Reading Quiz #1:
The First Columbus Letter
The following is a literal translation from Latin. Although this will be rather strange to modern readers, it has
been done to provide students with a flavor of the original text. We have, however, added paragraph breaks to
aid reading. We hope in the future to add an idiomatic translation to this web site.
We have based the following from
, 1-13, which was a translation of the Basel 1493 edition. Some small
changes have been made so as to agree with the text of the 1494 edition.
This letter was written by Christopher Columbus to the Spanish crown during his first voyage to the Western
Hemisphere/New World in 1493.
It has been published and translated many times and serves as a wonderful
document illustrating his perceptions and misconceptions of the people and lands he had encountered.
Concerning the Islands Recently Discovered in the Indian Sea
Letter of Christopher Columbus, to whom our age owes much, concerning the islands recently discovered in the
Indian sea. For the search of which, eight months before, he was sent under the auspices and at the cost of the
most invincible Ferdinand, king of Spain. Addressed to the magnificent lord Raphael Sanxis, a treasurer of the
same most illustrious king, and which the noble and learned man Aliander de Cosco has translated from the
Spanish language into Latin, on the third of the kalends of May, 1493, the first year of the pontificate of
Alexander the Sixth.
The First Columbus Letter:
Because my undertakings have attained success, I know that it will be pleasing to you: these I have determined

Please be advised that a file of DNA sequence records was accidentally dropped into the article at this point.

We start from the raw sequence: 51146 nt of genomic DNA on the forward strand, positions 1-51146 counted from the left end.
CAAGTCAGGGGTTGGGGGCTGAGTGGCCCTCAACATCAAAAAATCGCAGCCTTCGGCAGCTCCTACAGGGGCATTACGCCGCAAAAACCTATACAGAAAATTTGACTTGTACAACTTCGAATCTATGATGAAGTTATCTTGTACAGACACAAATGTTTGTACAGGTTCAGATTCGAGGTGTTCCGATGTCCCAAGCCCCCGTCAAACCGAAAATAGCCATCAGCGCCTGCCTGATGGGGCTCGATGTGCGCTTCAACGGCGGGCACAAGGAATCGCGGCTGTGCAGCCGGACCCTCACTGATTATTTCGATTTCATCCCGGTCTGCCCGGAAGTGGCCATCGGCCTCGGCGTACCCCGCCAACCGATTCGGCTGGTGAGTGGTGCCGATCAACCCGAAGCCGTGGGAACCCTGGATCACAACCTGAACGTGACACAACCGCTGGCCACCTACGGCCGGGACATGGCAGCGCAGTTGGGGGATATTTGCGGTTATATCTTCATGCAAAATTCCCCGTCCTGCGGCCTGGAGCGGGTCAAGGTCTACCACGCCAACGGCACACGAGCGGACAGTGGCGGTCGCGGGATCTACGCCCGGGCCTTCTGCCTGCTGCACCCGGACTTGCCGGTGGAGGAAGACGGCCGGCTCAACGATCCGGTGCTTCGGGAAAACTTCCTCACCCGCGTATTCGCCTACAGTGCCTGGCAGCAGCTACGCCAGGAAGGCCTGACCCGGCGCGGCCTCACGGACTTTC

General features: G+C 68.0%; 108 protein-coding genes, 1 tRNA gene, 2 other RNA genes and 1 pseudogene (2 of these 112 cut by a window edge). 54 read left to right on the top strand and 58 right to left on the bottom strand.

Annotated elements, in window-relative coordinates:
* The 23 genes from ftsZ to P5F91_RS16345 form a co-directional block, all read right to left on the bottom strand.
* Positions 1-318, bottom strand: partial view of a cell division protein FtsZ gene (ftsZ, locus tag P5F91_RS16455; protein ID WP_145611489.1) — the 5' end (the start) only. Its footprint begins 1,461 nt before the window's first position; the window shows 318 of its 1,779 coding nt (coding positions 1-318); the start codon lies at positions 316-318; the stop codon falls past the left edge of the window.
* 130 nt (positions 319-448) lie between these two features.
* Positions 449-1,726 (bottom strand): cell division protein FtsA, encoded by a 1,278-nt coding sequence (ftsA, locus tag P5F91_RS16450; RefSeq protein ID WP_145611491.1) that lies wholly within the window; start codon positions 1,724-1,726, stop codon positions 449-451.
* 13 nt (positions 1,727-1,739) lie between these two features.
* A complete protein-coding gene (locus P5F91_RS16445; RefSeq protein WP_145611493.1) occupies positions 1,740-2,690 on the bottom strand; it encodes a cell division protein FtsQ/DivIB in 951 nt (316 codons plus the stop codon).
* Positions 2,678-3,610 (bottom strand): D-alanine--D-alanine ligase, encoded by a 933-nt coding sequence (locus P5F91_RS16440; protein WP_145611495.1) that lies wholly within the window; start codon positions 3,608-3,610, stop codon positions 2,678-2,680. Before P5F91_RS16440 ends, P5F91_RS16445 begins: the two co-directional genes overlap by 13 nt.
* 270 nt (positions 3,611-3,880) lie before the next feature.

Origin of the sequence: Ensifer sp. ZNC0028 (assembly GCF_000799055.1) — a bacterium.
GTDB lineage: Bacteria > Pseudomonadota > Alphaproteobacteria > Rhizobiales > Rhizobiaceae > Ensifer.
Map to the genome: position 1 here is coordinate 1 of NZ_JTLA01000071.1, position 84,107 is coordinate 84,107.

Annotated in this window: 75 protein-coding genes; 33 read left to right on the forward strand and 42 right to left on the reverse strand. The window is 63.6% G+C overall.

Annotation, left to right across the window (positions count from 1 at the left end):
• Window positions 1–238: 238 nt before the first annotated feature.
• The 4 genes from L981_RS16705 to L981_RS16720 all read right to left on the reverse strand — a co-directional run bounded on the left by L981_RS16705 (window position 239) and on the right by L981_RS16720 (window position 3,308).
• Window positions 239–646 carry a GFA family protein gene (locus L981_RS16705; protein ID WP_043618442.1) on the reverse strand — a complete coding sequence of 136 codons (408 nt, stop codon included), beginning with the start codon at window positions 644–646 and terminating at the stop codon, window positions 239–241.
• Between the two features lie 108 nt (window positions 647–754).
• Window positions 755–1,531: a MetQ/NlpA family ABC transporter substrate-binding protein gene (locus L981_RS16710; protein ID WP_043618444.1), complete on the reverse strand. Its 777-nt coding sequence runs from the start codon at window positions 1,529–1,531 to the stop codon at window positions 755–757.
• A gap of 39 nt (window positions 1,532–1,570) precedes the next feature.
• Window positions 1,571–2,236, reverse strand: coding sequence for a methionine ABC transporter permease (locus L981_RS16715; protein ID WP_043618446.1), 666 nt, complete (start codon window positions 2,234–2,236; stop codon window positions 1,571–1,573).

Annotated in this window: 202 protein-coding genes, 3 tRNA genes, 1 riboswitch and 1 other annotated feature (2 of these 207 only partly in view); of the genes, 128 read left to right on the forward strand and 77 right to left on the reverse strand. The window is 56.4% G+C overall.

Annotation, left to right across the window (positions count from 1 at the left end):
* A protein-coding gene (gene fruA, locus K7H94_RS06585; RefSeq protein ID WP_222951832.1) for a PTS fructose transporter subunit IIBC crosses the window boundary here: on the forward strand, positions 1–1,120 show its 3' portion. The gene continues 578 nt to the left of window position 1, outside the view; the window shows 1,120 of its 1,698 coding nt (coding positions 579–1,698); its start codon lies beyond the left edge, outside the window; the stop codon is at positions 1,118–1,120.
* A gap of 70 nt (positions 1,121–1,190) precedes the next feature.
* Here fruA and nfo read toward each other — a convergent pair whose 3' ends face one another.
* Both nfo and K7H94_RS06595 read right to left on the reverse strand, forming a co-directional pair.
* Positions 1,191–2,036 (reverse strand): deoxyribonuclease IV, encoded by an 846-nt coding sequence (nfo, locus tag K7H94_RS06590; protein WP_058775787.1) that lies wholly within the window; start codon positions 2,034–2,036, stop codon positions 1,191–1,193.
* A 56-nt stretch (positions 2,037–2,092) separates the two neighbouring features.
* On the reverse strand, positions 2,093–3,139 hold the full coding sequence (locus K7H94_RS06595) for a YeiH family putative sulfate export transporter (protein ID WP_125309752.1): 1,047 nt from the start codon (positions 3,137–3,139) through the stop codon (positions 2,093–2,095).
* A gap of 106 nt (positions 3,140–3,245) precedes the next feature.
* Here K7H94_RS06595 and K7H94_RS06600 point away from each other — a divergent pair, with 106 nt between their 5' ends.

to relate, so that you may be made acquainted with everything done and discovered in this our voyage. On the
thirty-third day after I departed from Cadiz, I came to the Indian sea, where I found many islands inhabited by
men without number, of all which I took possession for our most fortunate king, with proclaiming heralds and
flying standards, no one objecting. To the first of these I gave the name of the blessed Saviour, on whose aid
relying I had reached this as well as the other islands. But the Indians call it Guanahany. I also called each one
of the others by a new name. For I ordered one island to be called Santa Maria of the Conception, another
Fernandina, another Isabella, another Juana, and so on with the rest.
As soon as we had arrived at that island which I have just now said was called Juana, I proceeded along its coast
towards the west for some distance; I found it so large and without perceptible end, that I believed it to be not
an island, but the continental country of Cathay; seeing, however, no towns or cities situated on the sea-coast,
but only some villages and rude farms, with whose inhabitants I was unable to converse, because as soon as
they saw us they took flight.
I proceeded farther, thinking that I would discover some city or large residences. At length, perceiving that we